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Gifts from the kitchen

Gifts from the kitchen
Gifts from the kitchen
Gifts from the kitchen
Gifts from the kitchen
Gifts from the kitchen

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I love making people gifts and I'm always keen to make my gifts homemade. I didn't have much time for crafting unfortunately so I decided to make some goodies from the kitchen.

Reasons I like making gifts:

  • No shopping at horrid shopping centres full of piped music, just a trip to the grocer and spice market
  • I can make rather than shop
  • I enjoy cooking
  • It's usually cheaper to make than buy (especially if fruit is acquired through gleaning)
  • It's always lovely to receive something handmade
  • My collection of jars (and those hoarded by others) are of good use!

Here's a series of recipes that I made.

Apricot lavender jam


  • About 20 fresh apricots
  • 1/2 cup water
  • 3 cups sugar
  • 1 tablespoon lavender flowers
  • freshly-squeezed lemon juice ( I used the juice of half a lemon)


  1. Cut the apricots in half, extract the pits and discard (no need to peel them).
  2. Place the apricots in a large stockpot with water, sugar, lemon juice and lavender flowers
  3. Cover the pot and cook, stirring occasionally until the apricots are cooked into oblivion. 
  4. As the mixture thickens and reduces, check the hot jam frequently and stir just to make sure it isn’t scorching.
  5. Several sources suggest placing small saucer in the freezer. When the jam looks thick and is looks slightly-jelled, turn off the heat and put a small amount of jam on the chilled plate. Put back in the freezer for a few minutes, then do the gel test: If the jam mounds, it’s done. If not, continue to cook, then re-test the jam until it reaches a thin jam texture.
  6. Once done, ladle the jam into clean jars.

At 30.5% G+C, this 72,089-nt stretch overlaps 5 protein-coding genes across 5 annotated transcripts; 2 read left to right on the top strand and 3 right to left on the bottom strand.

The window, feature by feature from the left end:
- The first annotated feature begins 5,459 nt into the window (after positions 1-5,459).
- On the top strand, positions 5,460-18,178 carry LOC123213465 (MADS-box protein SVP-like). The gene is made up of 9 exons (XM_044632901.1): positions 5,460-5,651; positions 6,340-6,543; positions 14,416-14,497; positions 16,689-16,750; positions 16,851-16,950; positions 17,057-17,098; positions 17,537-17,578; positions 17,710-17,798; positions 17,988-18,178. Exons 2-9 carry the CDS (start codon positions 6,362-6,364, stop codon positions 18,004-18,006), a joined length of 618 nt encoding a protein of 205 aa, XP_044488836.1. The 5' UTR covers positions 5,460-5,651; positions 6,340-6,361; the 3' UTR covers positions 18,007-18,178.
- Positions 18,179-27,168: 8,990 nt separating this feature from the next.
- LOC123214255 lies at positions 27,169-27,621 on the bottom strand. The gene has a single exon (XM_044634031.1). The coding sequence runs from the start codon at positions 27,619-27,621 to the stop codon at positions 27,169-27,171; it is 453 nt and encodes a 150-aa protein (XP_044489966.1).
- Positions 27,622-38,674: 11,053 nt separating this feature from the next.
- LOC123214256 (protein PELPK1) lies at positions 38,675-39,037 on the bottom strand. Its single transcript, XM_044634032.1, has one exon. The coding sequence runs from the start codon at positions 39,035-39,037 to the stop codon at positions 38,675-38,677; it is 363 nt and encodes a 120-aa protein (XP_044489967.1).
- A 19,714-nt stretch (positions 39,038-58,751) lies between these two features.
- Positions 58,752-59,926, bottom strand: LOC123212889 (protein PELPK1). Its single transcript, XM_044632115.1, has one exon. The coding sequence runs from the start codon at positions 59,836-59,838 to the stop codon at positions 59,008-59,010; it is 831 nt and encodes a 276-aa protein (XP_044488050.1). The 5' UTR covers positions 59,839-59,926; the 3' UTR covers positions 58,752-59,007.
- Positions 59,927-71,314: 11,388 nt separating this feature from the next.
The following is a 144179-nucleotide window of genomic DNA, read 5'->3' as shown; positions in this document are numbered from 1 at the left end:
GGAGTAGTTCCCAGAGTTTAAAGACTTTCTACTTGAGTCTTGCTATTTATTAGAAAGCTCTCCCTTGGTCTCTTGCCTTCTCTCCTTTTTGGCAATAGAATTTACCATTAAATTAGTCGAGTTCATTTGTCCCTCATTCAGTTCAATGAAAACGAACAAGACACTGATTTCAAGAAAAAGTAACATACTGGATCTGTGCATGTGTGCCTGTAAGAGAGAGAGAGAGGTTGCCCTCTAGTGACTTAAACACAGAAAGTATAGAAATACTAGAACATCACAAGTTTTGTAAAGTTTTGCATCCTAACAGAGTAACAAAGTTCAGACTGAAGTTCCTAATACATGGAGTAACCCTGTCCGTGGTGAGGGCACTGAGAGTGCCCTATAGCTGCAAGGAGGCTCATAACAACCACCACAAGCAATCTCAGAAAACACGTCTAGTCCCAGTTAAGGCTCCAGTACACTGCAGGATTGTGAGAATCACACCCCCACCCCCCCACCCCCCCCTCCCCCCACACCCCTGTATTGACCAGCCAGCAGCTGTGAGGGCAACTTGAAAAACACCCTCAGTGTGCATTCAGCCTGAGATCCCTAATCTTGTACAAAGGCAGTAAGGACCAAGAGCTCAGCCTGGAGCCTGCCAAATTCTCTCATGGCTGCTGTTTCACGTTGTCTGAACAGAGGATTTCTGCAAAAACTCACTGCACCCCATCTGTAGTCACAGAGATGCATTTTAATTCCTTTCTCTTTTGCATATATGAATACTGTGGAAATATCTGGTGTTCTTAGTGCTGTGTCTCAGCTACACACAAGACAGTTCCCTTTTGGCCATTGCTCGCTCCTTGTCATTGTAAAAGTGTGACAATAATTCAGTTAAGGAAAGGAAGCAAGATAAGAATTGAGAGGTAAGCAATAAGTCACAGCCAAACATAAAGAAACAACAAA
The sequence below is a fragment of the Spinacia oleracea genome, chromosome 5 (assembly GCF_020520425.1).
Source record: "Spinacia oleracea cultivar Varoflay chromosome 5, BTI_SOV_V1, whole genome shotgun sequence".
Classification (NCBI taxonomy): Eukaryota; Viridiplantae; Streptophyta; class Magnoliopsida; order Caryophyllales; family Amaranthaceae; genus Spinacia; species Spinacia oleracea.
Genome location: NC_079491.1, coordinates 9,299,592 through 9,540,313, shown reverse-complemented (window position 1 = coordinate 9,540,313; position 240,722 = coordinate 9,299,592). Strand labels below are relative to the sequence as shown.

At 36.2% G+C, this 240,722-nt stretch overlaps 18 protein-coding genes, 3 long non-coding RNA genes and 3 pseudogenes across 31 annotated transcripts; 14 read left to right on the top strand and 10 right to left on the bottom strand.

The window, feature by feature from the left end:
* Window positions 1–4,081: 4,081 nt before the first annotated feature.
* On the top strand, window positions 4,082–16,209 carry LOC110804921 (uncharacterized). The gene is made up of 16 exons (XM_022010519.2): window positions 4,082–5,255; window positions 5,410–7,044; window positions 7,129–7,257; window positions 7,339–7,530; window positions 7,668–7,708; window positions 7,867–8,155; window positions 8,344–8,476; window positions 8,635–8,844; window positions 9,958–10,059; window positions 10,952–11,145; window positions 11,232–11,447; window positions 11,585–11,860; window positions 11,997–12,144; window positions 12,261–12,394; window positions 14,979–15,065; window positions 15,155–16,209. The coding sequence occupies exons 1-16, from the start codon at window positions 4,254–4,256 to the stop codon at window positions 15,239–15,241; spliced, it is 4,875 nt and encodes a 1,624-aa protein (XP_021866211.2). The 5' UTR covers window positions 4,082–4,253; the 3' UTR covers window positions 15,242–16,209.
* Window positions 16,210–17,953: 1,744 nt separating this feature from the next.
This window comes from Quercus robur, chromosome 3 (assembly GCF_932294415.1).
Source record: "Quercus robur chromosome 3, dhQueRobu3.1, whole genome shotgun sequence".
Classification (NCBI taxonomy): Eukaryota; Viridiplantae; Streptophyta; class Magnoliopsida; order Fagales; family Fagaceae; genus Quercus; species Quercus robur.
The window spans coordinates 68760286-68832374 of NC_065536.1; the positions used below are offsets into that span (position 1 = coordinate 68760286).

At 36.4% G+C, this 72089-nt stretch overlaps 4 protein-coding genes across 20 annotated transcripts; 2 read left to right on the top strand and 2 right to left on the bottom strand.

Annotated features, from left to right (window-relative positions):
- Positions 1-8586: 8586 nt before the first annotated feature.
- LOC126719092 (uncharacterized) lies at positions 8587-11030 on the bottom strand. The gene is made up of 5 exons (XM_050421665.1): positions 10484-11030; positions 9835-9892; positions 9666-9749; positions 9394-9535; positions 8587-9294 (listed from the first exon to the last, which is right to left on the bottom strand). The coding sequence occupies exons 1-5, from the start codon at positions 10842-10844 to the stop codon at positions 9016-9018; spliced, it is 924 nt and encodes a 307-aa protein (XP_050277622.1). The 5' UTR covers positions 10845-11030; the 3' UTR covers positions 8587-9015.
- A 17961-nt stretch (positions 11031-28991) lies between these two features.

Dukkah is a wonderful middle eastern spice mix that is ridiculously easy to make. It's traditionally served with olive oil and flat bread but also can be added to curries, salads, meat dishes etc. The ingredients list is quite forgiving, open to a variety of culinary substitutes in regard to the type of nuts and spices. We live near a fabulous middle eastern spice grocer and it's fantastic to go and buy loads of different spices, herbs and other dry goods. Here's the recipe I like to use:


  • 1 cup almonds
  • 1/4 cup coriander seeds 3 tablespoons sesame seeds
  • 1/4 cup tablespoons cumin seeds
  • 1 tablespoon black peppercorns
  • 1 teaspoon salt


  1. Heat a non stick pan over high heat, add the nuts, and dry-toast until slightly browned and fragrant, being careful that they don't burn. Remove from the heat and cool completely.
  2. Repeat the procedure with each of the seeds and the peppercorns. Allow each of them to cool completely.
  3. Place the nuts and seeds, along with the salt into a blender and pulse until broken down but not until it becomes a paste.
  4. Store in an airtight container in a cool place .

Capsicum chutney


  • 3 large Granny Smith apples
  • 6 capsicum (red or green is fine)
  • 1 onion
  • 115g raisins
  • 115g fresh or dried dates
  • ½ tspn mustard seed
  • 1/2 cup sugar
  • 1/2 cup white vinegar (I used brown which was fine)
  • 2 gloves garlic
  • chillies to taste


  1. Mince apples, capsicum, onions and garlic.
  2. Add remaining ingredients and boil on a low heat for 4o mins until thick
  3. Spoon carefully into sterilised jars.

I also made some ridiculously tasty tomato sauce!

Perhaps you'd like to learn how to make your own jams and preserves? We regulary hold workshops and you can find out more on our workshop page.


birthday, celebrations, Christmas, cooking, recipes, vegan, vegetarian